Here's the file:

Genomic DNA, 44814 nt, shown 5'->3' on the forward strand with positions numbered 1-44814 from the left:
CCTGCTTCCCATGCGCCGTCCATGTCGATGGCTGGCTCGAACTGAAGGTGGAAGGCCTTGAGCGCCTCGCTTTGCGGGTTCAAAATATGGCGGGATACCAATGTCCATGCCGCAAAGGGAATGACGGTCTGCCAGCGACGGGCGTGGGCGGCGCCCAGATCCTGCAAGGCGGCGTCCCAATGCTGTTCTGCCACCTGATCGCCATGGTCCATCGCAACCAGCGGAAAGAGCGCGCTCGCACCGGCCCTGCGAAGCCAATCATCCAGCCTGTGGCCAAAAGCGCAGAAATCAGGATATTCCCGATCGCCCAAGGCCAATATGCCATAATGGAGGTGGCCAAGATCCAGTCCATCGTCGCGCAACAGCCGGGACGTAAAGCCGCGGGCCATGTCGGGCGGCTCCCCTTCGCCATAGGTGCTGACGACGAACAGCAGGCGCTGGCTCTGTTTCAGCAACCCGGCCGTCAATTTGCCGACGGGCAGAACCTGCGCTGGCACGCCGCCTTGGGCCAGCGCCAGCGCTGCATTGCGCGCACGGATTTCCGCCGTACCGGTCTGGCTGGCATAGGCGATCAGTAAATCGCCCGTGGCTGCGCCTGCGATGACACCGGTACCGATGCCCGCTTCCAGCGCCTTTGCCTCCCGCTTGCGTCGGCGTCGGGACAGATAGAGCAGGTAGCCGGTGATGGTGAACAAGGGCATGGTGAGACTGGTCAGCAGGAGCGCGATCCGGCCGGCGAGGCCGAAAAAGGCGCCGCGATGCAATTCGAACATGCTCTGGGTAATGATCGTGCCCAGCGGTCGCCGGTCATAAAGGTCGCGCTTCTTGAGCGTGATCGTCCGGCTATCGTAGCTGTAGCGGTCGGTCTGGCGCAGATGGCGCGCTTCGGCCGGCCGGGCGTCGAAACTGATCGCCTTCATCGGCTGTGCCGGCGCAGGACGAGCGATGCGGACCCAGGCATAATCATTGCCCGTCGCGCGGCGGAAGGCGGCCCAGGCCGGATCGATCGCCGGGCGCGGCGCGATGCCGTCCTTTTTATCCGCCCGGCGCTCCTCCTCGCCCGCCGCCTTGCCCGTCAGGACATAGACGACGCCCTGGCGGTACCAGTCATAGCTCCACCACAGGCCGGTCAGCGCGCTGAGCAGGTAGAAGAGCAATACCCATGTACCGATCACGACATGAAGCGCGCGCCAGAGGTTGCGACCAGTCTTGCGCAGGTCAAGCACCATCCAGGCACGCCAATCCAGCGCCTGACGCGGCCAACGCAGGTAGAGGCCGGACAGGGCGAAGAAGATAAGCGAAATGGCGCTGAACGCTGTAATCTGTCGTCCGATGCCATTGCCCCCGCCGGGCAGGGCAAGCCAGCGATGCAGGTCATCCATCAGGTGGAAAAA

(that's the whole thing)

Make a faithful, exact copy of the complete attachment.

Genomic DNA, 44814 nt, shown 5'->3' on the forward strand with positions numbered 1-44814 from the left:
CCTGCTTCCCATGCGCCGTCCATGTCGATGGCTGGCTCGAACTGAAGGTGGAAGGCCTTGAGCGCCTCGCTTTGCGGGTTCAAAATATGGCGGGATACCAATGTCCATGCCGCAAAGGGAATGACGGTCTGCCAGCGACGGGCGTGGGCGGCGCCCAGATCCTGCAAGGCGGCGTCCCAATGCTGTTCTGCCACCTGATCGCCATGGTCCATCGCAACCAGCGGAAAGAGCGCGCTCGCACCGGCCCTGCGAAGCCAATCATCCAGCCTGTGGCCAAAAGCGCAGAAATCAGGATATTCCCGATCGCCCAAGGCCAATATGCCATAATGGAGGTGGCCAAGATCCAGTCCATCGTCGCGCAACAGCCGGGACGTAAAGCCGCGGGCCATGTCGGGCGGCTCCCCTTCGCCATAGGTGCTGACGACGAACAGCAGGCGCTGGCTCTGTTTCAGCAACCCGGCCGTCAATTTGCCGACGGGCAGAACCTGCGCTGGCACGCCGCCTTGGGCCAGCGCCAGCGCTGCATTGCGCGCACGGATTTCCGCCGTACCGGTCTGGCTGGCATAGGCGATCAGTAAATCGCCCGTGGCTGCGCCTGCGATGACACCGGTACCGATGCCCGCTTCCAGCGCCTTTGCCTCCCGCTTGCGTCGGCGTCGGGACAGATAGAGCAGGTAGCCGGTGATGGTGAACAAGGGCATGGTGAGACTGGTCAGCAGGAGCGCGATCCGGCCGGCGAGGCCGAAAAAGGCGCCGCGATGCAATTCGAACATGCTCTGGGTAATGATCGTGCCCAGCGGTCGCCGGTCATAAAGGTCGCGCTTCTTGAGCGTGATCGTCCGGCTATCGTAGCTGTAGCGGTCGGTCTGGCGCAGATGGCGCGCTTCGGCCGGCCGGGCGTCGAAACTGATCGCCTTCATCGGCTGTGCCGGCGCAGGACGAGCGATGCGGACCCAGGCATAATCATTGCCCGTCGCGCGGCGGAAGGCGGCCCAGGCCGGATCGATCGCCGGGCGCGGCGCGATGCCGTCCTTTTTATCCGCCCGGCGCTCCTCCTCGCCCGCCGCCTTGCCCGTCAGGACATAGACGACGCCCTGGCGGTACCAGTCATAGCTCCACCACAGGCCGGTCAGCGCGCTGAGCAGGTAGAAGAGCAATACCCATGTACCGATCACGACATGAAGCGCGCGCCAGAGGTTGCGACCAGTCTTGCGCAGGTCAAGCACCATCCAGGCACGCCAATCCAGCGCCTGACGCGGCCAACGCAGGTAGAGGCCGGACAGGGCGAAGAAGATAAGCGAAATGGCGCTGAACGCTGTAATCTGTCGTCCGATGCCATTGCCCCCGCCGGGCAGGGCAAGCCAGCGATGCAGGTCATCCATCAGGTGGAAAAA